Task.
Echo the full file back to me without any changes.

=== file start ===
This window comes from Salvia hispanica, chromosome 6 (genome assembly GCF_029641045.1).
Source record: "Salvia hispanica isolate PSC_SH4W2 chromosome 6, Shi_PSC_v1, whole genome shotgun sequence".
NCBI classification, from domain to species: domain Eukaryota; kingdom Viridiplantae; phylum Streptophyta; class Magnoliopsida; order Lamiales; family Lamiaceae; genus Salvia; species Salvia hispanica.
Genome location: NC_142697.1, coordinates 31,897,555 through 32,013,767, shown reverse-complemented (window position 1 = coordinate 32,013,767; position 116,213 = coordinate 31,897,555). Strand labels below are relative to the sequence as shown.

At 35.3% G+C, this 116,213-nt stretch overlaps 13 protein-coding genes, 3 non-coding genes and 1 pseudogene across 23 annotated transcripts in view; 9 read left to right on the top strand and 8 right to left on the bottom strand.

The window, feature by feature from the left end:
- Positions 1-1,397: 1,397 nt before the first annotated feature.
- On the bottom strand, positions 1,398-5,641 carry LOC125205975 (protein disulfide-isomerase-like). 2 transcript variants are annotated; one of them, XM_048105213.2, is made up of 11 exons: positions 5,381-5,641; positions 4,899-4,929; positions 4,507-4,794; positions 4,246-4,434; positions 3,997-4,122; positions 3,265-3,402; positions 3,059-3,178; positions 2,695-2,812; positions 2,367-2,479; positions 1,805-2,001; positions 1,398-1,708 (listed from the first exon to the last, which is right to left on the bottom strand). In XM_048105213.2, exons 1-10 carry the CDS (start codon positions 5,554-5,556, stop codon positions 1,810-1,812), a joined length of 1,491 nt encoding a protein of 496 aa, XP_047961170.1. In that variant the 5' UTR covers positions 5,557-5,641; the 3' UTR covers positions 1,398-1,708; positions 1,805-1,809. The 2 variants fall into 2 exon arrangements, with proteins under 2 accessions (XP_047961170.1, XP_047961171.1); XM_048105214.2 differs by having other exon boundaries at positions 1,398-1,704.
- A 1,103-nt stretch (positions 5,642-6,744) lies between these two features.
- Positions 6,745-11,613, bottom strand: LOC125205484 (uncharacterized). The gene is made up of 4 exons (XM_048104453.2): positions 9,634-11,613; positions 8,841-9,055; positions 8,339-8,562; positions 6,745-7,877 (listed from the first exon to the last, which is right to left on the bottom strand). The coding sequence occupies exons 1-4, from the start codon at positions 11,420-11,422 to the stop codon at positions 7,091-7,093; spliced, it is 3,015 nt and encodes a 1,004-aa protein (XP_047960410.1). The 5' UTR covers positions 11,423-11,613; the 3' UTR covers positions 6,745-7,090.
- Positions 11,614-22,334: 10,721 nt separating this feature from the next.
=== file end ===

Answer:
This window comes from Salvia hispanica, chromosome 6 (genome assembly GCF_029641045.1).
Source record: "Salvia hispanica isolate PSC_SH4W2 chromosome 6, Shi_PSC_v1, whole genome shotgun sequence".
NCBI classification, from domain to species: domain Eukaryota; kingdom Viridiplantae; phylum Streptophyta; class Magnoliopsida; order Lamiales; family Lamiaceae; genus Salvia; species Salvia hispanica.
Genome location: NC_142697.1, coordinates 31,897,555 through 32,013,767, shown reverse-complemented (window position 1 = coordinate 32,013,767; position 116,213 = coordinate 31,897,555). Strand labels below are relative to the sequence as shown.

At 35.3% G+C, this 116,213-nt stretch overlaps 13 protein-coding genes, 3 non-coding genes and 1 pseudogene across 23 annotated transcripts in view; 9 read left to right on the top strand and 8 right to left on the bottom strand.

The window, feature by feature from the left end:
- Positions 1-1,397: 1,397 nt before the first annotated feature.
- On the bottom strand, positions 1,398-5,641 carry LOC125205975 (protein disulfide-isomerase-like). 2 transcript variants are annotated; one of them, XM_048105213.2, is made up of 11 exons: positions 5,381-5,641; positions 4,899-4,929; positions 4,507-4,794; positions 4,246-4,434; positions 3,997-4,122; positions 3,265-3,402; positions 3,059-3,178; positions 2,695-2,812; positions 2,367-2,479; positions 1,805-2,001; positions 1,398-1,708 (listed from the first exon to the last, which is right to left on the bottom strand). In XM_048105213.2, exons 1-10 carry the CDS (start codon positions 5,554-5,556, stop codon positions 1,810-1,812), a joined length of 1,491 nt encoding a protein of 496 aa, XP_047961170.1. In that variant the 5' UTR covers positions 5,557-5,641; the 3' UTR covers positions 1,398-1,708; positions 1,805-1,809. The 2 variants fall into 2 exon arrangements, with proteins under 2 accessions (XP_047961170.1, XP_047961171.1); XM_048105214.2 differs by having other exon boundaries at positions 1,398-1,704.
- A 1,103-nt stretch (positions 5,642-6,744) lies between these two features.
- Positions 6,745-11,613, bottom strand: LOC125205484 (uncharacterized). The gene is made up of 4 exons (XM_048104453.2): positions 9,634-11,613; positions 8,841-9,055; positions 8,339-8,562; positions 6,745-7,877 (listed from the first exon to the last, which is right to left on the bottom strand). The coding sequence occupies exons 1-4, from the start codon at positions 11,420-11,422 to the stop codon at positions 7,091-7,093; spliced, it is 3,015 nt and encodes a 1,004-aa protein (XP_047960410.1). The 5' UTR covers positions 11,423-11,613; the 3' UTR covers positions 6,745-7,090.
- Positions 11,614-22,334: 10,721 nt separating this feature from the next.